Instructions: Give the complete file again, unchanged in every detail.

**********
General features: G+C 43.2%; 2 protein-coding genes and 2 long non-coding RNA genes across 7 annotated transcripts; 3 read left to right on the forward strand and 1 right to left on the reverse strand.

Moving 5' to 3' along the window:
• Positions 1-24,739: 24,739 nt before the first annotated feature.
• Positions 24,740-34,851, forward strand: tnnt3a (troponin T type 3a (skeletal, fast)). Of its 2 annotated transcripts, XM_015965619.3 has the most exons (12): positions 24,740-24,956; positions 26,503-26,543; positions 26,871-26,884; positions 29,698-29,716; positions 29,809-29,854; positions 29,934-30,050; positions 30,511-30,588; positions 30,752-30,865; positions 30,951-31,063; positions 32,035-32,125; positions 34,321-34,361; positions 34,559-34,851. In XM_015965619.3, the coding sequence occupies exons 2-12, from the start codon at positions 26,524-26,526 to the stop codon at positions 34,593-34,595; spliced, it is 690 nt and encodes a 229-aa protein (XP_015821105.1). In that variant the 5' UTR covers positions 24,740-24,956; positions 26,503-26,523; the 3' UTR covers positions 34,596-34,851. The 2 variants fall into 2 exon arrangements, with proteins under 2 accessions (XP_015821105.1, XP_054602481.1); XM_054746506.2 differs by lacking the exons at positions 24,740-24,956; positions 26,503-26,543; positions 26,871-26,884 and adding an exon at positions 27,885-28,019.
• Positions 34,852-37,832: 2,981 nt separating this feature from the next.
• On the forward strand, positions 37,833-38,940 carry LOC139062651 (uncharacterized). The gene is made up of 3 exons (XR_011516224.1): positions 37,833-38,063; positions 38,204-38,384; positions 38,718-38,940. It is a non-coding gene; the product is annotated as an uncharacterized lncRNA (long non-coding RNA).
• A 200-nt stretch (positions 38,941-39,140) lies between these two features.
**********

General features: G+C 43.2%; 2 protein-coding genes and 2 long non-coding RNA genes across 7 annotated transcripts; 3 read left to right on the forward strand and 1 right to left on the reverse strand.

Moving 5' to 3' along the window:
• Positions 1-24,739: 24,739 nt before the first annotated feature.
• Positions 24,740-34,851, forward strand: tnnt3a (troponin T type 3a (skeletal, fast)). Of its 2 annotated transcripts, XM_015965619.3 has the most exons (12): positions 24,740-24,956; positions 26,503-26,543; positions 26,871-26,884; positions 29,698-29,716; positions 29,809-29,854; positions 29,934-30,050; positions 30,511-30,588; positions 30,752-30,865; positions 30,951-31,063; positions 32,035-32,125; positions 34,321-34,361; positions 34,559-34,851. In XM_015965619.3, the coding sequence occupies exons 2-12, from the start codon at positions 26,524-26,526 to the stop codon at positions 34,593-34,595; spliced, it is 690 nt and encodes a 229-aa protein (XP_015821105.1). In that variant the 5' UTR covers positions 24,740-24,956; positions 26,503-26,523; the 3' UTR covers positions 34,596-34,851. The 2 variants fall into 2 exon arrangements, with proteins under 2 accessions (XP_015821105.1, XP_054602481.1); XM_054746506.2 differs by lacking the exons at positions 24,740-24,956; positions 26,503-26,543; positions 26,871-26,884 and adding an exon at positions 27,885-28,019.
• Positions 34,852-37,832: 2,981 nt separating this feature from the next.
• On the forward strand, positions 37,833-38,940 carry LOC139062651 (uncharacterized). The gene is made up of 3 exons (XR_011516224.1): positions 37,833-38,063; positions 38,204-38,384; positions 38,718-38,940. It is a non-coding gene; the product is annotated as an uncharacterized lncRNA (long non-coding RNA).
• A 200-nt stretch (positions 38,941-39,140) lies between these two features.